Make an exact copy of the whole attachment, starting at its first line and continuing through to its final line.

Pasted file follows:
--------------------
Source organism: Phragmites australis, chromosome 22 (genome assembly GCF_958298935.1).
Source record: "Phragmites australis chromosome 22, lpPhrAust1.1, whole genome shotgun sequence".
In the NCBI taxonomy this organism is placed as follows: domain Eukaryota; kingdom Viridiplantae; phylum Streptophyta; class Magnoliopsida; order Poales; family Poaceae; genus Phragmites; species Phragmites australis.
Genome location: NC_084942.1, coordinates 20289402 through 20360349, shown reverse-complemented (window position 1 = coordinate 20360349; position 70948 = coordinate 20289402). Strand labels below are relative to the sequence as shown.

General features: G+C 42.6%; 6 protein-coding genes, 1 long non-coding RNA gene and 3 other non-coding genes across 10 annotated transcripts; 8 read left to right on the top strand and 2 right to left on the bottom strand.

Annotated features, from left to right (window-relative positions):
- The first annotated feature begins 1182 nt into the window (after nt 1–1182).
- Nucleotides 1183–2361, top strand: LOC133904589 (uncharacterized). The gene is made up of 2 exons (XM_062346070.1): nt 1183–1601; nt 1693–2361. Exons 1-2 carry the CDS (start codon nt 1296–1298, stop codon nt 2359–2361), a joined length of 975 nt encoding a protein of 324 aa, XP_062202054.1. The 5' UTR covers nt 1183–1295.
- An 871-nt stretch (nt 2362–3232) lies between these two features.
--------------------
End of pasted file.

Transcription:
Source organism: Phragmites australis, chromosome 22 (genome assembly GCF_958298935.1).
Source record: "Phragmites australis chromosome 22, lpPhrAust1.1, whole genome shotgun sequence".
In the NCBI taxonomy this organism is placed as follows: domain Eukaryota; kingdom Viridiplantae; phylum Streptophyta; class Magnoliopsida; order Poales; family Poaceae; genus Phragmites; species Phragmites australis.
Genome location: NC_084942.1, coordinates 20289402 through 20360349, shown reverse-complemented (window position 1 = coordinate 20360349; position 70948 = coordinate 20289402). Strand labels below are relative to the sequence as shown.

General features: G+C 42.6%; 6 protein-coding genes, 1 long non-coding RNA gene and 3 other non-coding genes across 10 annotated transcripts; 8 read left to right on the top strand and 2 right to left on the bottom strand.

Annotated features, from left to right (window-relative positions):
- The first annotated feature begins 1182 nt into the window (after nt 1–1182).
- Nucleotides 1183–2361, top strand: LOC133904589 (uncharacterized). The gene is made up of 2 exons (XM_062346070.1): nt 1183–1601; nt 1693–2361. Exons 1-2 carry the CDS (start codon nt 1296–1298, stop codon nt 2359–2361), a joined length of 975 nt encoding a protein of 324 aa, XP_062202054.1. The 5' UTR covers nt 1183–1295.
- An 871-nt stretch (nt 2362–3232) lies between these two features.